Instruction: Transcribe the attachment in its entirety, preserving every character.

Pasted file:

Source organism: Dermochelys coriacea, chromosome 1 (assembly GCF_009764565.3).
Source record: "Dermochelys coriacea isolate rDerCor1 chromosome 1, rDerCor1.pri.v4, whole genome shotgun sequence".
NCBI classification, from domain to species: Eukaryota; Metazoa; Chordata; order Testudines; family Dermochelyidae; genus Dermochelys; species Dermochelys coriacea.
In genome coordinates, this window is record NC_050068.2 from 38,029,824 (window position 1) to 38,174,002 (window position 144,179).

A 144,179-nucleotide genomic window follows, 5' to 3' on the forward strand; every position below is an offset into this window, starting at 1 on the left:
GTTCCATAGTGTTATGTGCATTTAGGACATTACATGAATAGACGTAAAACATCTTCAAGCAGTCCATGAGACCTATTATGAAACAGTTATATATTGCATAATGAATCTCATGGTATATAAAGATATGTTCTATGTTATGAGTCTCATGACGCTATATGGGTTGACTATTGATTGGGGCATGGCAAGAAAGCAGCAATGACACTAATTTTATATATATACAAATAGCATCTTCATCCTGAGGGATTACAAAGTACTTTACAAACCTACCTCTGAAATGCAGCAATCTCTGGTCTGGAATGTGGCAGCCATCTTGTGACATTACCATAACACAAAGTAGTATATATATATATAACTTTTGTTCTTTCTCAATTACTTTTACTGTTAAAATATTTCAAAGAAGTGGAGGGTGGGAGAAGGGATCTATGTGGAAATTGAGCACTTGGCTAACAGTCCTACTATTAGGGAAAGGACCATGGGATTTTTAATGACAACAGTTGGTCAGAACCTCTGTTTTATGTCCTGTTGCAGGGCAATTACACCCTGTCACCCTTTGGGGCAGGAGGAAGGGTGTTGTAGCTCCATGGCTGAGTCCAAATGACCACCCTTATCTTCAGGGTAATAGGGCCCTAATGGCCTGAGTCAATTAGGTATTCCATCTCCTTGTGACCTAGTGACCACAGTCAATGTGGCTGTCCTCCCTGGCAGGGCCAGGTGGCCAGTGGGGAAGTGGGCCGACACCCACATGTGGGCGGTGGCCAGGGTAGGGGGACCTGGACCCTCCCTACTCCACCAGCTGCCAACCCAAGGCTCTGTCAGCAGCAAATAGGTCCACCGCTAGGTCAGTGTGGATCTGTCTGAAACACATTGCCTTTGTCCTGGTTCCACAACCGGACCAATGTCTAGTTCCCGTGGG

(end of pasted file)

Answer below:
Source organism: Dermochelys coriacea, chromosome 1 (assembly GCF_009764565.3).
Source record: "Dermochelys coriacea isolate rDerCor1 chromosome 1, rDerCor1.pri.v4, whole genome shotgun sequence".
NCBI classification, from domain to species: Eukaryota; Metazoa; Chordata; order Testudines; family Dermochelyidae; genus Dermochelys; species Dermochelys coriacea.
In genome coordinates, this window is record NC_050068.2 from 38,029,824 (window position 1) to 38,174,002 (window position 144,179).

A 144,179-nucleotide genomic window follows, 5' to 3' on the forward strand; every position below is an offset into this window, starting at 1 on the left:
GTTCCATAGTGTTATGTGCATTTAGGACATTACATGAATAGACGTAAAACATCTTCAAGCAGTCCATGAGACCTATTATGAAACAGTTATATATTGCATAATGAATCTCATGGTATATAAAGATATGTTCTATGTTATGAGTCTCATGACGCTATATGGGTTGACTATTGATTGGGGCATGGCAAGAAAGCAGCAATGACACTAATTTTATATATATACAAATAGCATCTTCATCCTGAGGGATTACAAAGTACTTTACAAACCTACCTCTGAAATGCAGCAATCTCTGGTCTGGAATGTGGCAGCCATCTTGTGACATTACCATAACACAAAGTAGTATATATATATATAACTTTTGTTCTTTCTCAATTACTTTTACTGTTAAAATATTTCAAAGAAGTGGAGGGTGGGAGAAGGGATCTATGTGGAAATTGAGCACTTGGCTAACAGTCCTACTATTAGGGAAAGGACCATGGGATTTTTAATGACAACAGTTGGTCAGAACCTCTGTTTTATGTCCTGTTGCAGGGCAATTACACCCTGTCACCCTTTGGGGCAGGAGGAAGGGTGTTGTAGCTCCATGGCTGAGTCCAAATGACCACCCTTATCTTCAGGGTAATAGGGCCCTAATGGCCTGAGTCAATTAGGTATTCCATCTCCTTGTGACCTAGTGACCACAGTCAATGTGGCTGTCCTCCCTGGCAGGGCCAGGTGGCCAGTGGGGAAGTGGGCCGACACCCACATGTGGGCGGTGGCCAGGGTAGGGGGACCTGGACCCTCCCTACTCCACCAGCTGCCAACCCAAGGCTCTGTCAGCAGCAAATAGGTCCACCGCTAGGTCAGTGTGGATCTGTCTGAAACACATTGCCTTTGTCCTGGTTCCACAACCGGACCAATGTCTAGTTCCCGTGGG